Years ago when I was working in the hospitality industry and had a 9 to 5 job with the standard two weeks of vacation per year, I would try to maximize that time by filling my itinerary with every attraction or place that I wanted to go and usually I would come home more exhausted than when I left. These days however, I tend to roam on back roads and avoid places like water parks and amusement parks with too many people and over-priced food and beverages. I also prefer to boon dock over campgrounds because I really don’t like being around places that are packed with people.
Why You Can’t Just Rely on Google Maps
There are numerous resources for an RVer that is looking to plan a route and of course Google Maps is a good way to begin. While this is a good resource, it (like similar mapping sites) will always give you a direct route by way of the most convenient and fastest route possible. This doesn’t work for me though, and I’ll explain why. Let’s say I’m in Miami, Florida and I want to travel Marquette, Michigan. Google Maps will direct me to take I-75 from Miami all the way up to Michigan’s Upper Peninsula where it would then advise to drive west on a state highway known as M-28 which will take me directly to Marquette.
While this may work for most people, it won’t work for me because I don’t want to drive 1200 miles on the same interstate. As I said earlier, I prefer to drive the less traveled road so I started by looking up the place that I am leaving to see what smaller roads I can take, and in this case, I discover that U.S. 41 begins in Miami and ends just north of Marquette. I then will research that route and here I discover that U.S. 41 will take me through quaint little coastal towns along the Gulf of Mexico in Florida. I also discover that it will take me on a scenic route through the mountains in Tennessee and when I reach Wisconsin I will once again be driving along a coastal road by Lake Michigan. On this route, I am not driving through mountainous regions with semi-trucks trying to pass me at 75 miles per hour. Instead, I am driving through small towns and villages, farming areas and national forests.
Using Road Atlases
When my route may take through larger metropolitan areas that I am not interested in seeing, I will often reference my Rand McNally road atlas to find alternative roads to bypass that area. I like to look at maps as opposed to a small screen on a cell phone or a GPS monitor so this always works best for me.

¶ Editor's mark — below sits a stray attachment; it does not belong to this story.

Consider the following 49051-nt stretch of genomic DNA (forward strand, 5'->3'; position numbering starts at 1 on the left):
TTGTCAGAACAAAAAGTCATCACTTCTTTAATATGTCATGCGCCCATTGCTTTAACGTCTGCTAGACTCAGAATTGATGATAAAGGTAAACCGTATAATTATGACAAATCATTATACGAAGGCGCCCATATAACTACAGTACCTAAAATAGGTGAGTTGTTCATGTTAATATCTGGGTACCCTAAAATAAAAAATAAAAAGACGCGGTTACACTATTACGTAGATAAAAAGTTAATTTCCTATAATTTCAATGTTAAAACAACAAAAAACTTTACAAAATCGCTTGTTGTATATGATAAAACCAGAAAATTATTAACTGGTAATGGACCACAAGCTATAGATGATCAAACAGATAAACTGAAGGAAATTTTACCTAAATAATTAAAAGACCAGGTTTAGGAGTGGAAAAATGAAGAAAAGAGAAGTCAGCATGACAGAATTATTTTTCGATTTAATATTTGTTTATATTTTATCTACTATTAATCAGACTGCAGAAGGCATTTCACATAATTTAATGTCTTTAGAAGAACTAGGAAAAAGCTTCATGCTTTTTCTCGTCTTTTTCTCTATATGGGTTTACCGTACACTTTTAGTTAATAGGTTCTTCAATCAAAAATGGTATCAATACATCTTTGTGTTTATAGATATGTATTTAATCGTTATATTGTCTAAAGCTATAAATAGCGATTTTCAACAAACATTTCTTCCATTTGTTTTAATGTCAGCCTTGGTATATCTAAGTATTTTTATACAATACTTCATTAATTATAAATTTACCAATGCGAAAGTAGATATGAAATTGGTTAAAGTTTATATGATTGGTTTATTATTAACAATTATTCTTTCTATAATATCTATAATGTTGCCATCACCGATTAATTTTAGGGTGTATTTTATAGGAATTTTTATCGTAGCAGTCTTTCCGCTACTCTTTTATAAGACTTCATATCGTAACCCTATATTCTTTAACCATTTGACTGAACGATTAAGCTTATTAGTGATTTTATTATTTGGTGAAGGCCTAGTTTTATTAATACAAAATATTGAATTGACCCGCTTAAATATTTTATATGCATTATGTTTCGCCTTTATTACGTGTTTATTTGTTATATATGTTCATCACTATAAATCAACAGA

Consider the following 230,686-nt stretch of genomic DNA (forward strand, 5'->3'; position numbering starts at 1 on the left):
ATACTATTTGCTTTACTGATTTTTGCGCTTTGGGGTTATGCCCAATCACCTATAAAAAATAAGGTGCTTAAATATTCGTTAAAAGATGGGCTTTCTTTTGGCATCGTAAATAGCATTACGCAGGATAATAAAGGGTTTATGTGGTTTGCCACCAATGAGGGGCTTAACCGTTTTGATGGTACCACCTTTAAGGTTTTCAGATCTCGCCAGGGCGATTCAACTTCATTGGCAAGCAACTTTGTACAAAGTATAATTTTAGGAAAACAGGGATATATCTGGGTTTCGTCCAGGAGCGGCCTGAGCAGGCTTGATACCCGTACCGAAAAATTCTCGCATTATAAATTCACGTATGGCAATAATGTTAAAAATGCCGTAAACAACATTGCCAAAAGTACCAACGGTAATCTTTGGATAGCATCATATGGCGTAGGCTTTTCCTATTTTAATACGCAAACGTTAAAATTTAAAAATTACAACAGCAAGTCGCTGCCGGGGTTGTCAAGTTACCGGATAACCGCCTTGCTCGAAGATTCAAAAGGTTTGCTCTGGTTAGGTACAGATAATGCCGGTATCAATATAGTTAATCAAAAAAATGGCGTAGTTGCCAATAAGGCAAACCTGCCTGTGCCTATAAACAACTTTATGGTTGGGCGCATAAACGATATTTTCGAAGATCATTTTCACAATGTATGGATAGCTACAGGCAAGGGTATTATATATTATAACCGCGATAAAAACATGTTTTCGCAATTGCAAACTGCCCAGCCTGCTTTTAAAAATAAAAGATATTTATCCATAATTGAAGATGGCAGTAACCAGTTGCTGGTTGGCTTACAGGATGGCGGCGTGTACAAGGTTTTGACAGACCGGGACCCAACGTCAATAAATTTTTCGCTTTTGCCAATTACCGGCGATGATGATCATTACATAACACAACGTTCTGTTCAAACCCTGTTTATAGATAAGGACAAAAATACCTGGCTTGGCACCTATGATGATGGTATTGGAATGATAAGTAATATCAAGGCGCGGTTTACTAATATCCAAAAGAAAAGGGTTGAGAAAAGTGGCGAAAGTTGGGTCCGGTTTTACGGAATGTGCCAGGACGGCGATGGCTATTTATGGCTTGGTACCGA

Now That I’ve Decided on My Route, What’s Next?
That’s a question that really all depends on what you want to do or see. I always start out a new journey by planning where I might want to stay along the route. I don’t plan that out for the entire route in one day, instead I will look ahead to where I might think I want to spend a night or two and when I get there, I will then look into where I want to stay for a few days farther north, and so on. This way I feel as if I am not rushing myself. Sometimes if I really like a spot I may stay a week and explore the area and other times I may stay one night. My shorter stays are usually at campgrounds because I prefer to stay where it’s free or reasonably priced. If a campground has a pool, a camp store, playgrounds, and game rooms, I tend to pass them by as well. I do this also because I prefer a little more solitude than most people probably do but that’s not say that I never stay at campgrounds because I do and I have stayed at some very nice ones as well.
How Do I Find a Campground That I Will Like?
Again, that’s really up to you. What do you enjoy doing? For example, I like to fish so I will do a search for campgrounds along my route that may be located on lake or river and allow you to fish. Some may even have a boat ramp or boat rentals. I stayed at one campground that was aimed at fishermen, not only did they have a lot of amenities, but they also had a bait shop and sold fishing licenses on site.
To search for campgrounds that you enjoy, I like to use the website allstays.com, they have over 30,000 campgrounds listed in their directory and you can search for a campground based upon interest, amenities offered, or technical issues. Let’s say for example, that you are traveling in a Class A motorhome and you are towing a vehicle and your motorhome needs a 50 amp power source – this website lets you look up that information and will recommend those campgrounds in their directory that match your requirements. They also have a free mobile app that is well worth downloading so that you can more readily access their information while you are rolling down the road.
How Do I Find Free Campsites?
Looking for a good free campsite can be hit-or-miss in some parts of this country and I will share some of my experiences and where the easiest and hardest places to find free camping are in a future article. For now, one good website I like to use is freecampsites.net. On this website, you can search for places to stay by location. I like to use it because it breaks down some locations by whether they are a national forest, a research facility, or even a small village park that allows you to stay overnight. It also will advise you to businesses such as casinos and places like Camping World or Bass Pro Shops that will let you stay a night in their parking lot.
My colleague Lindsey also wrote a great column on her favorite campsites near National Parks, which is worth reading.
Now that you have planned your route and itinerary, it’s time to get moving down the road. Just remember, as a full-time RVer, you don’t necessarily have to move at great speed. Constantly moving from one place to another on a tight schedule can be stressful. Take your time and enjoy the journey.